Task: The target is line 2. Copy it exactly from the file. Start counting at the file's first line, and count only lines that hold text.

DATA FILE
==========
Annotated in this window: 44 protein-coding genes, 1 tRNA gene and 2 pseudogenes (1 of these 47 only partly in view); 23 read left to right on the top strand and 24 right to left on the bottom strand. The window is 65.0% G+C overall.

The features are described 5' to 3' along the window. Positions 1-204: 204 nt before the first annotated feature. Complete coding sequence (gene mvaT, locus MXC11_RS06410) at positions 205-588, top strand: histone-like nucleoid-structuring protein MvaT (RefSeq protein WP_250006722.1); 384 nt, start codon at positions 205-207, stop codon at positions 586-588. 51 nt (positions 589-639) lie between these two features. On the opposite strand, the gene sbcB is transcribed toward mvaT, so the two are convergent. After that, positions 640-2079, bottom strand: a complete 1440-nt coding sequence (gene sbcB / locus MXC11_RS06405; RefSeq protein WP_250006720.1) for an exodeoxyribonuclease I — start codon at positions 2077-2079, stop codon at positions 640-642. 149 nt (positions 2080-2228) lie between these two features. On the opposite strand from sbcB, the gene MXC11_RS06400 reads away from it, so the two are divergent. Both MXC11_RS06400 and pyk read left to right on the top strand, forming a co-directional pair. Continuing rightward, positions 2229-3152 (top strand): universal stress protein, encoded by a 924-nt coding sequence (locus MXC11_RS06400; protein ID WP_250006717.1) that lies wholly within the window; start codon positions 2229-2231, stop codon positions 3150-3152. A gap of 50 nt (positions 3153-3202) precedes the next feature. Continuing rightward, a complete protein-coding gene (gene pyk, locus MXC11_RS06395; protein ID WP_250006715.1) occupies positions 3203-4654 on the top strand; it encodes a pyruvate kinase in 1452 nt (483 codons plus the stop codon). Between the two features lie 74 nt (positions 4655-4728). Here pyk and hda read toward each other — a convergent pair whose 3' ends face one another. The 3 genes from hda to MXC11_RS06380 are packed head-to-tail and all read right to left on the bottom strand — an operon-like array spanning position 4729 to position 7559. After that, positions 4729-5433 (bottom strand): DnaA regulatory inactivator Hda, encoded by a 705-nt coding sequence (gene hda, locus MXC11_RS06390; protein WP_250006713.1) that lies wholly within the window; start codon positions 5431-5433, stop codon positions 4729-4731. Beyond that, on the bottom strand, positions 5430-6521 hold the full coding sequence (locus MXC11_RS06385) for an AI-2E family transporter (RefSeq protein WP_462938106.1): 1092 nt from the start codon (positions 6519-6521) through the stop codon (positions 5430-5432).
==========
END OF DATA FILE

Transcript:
The features are described 5' to 3' along the window. Positions 1-204: 204 nt before the first annotated feature. Complete coding sequence (gene mvaT, locus MXC11_RS06410) at positions 205-588, top strand: histone-like nucleoid-structuring protein MvaT (RefSeq protein WP_250006722.1); 384 nt, start codon at positions 205-207, stop codon at positions 586-588. 51 nt (positions 589-639) lie between these two features. On the opposite strand, the gene sbcB is transcribed toward mvaT, so the two are convergent. After that, positions 640-2079, bottom strand: a complete 1440-nt coding sequence (gene sbcB / locus MXC11_RS06405; RefSeq protein WP_250006720.1) for an exodeoxyribonuclease I — start codon at positions 2077-2079, stop codon at positions 640-642. 149 nt (positions 2080-2228) lie between these two features. On the opposite strand from sbcB, the gene MXC11_RS06400 reads away from it, so the two are divergent. Both MXC11_RS06400 and pyk read left to right on the top strand, forming a co-directional pair. Continuing rightward, positions 2229-3152 (top strand): universal stress protein, encoded by a 924-nt coding sequence (locus MXC11_RS06400; protein ID WP_250006717.1) that lies wholly within the window; start codon positions 2229-2231, stop codon positions 3150-3152. A gap of 50 nt (positions 3153-3202) precedes the next feature. Continuing rightward, a complete protein-coding gene (gene pyk, locus MXC11_RS06395; protein ID WP_250006715.1) occupies positions 3203-4654 on the top strand; it encodes a pyruvate kinase in 1452 nt (483 codons plus the stop codon). Between the two features lie 74 nt (positions 4655-4728). Here pyk and hda read toward each other — a convergent pair whose 3' ends face one another. The 3 genes from hda to MXC11_RS06380 are packed head-to-tail and all read right to left on the bottom strand — an operon-like array spanning position 4729 to position 7559. After that, positions 4729-5433 (bottom strand): DnaA regulatory inactivator Hda, encoded by a 705-nt coding sequence (gene hda, locus MXC11_RS06390; protein WP_250006713.1) that lies wholly within the window; start codon positions 5431-5433, stop codon positions 4729-4731. Beyond that, on the bottom strand, positions 5430-6521 hold the full coding sequence (locus MXC11_RS06385) for an AI-2E family transporter (RefSeq protein WP_462938106.1): 1092 nt from the start codon (positions 6519-6521) through the stop codon (positions 5430-5432).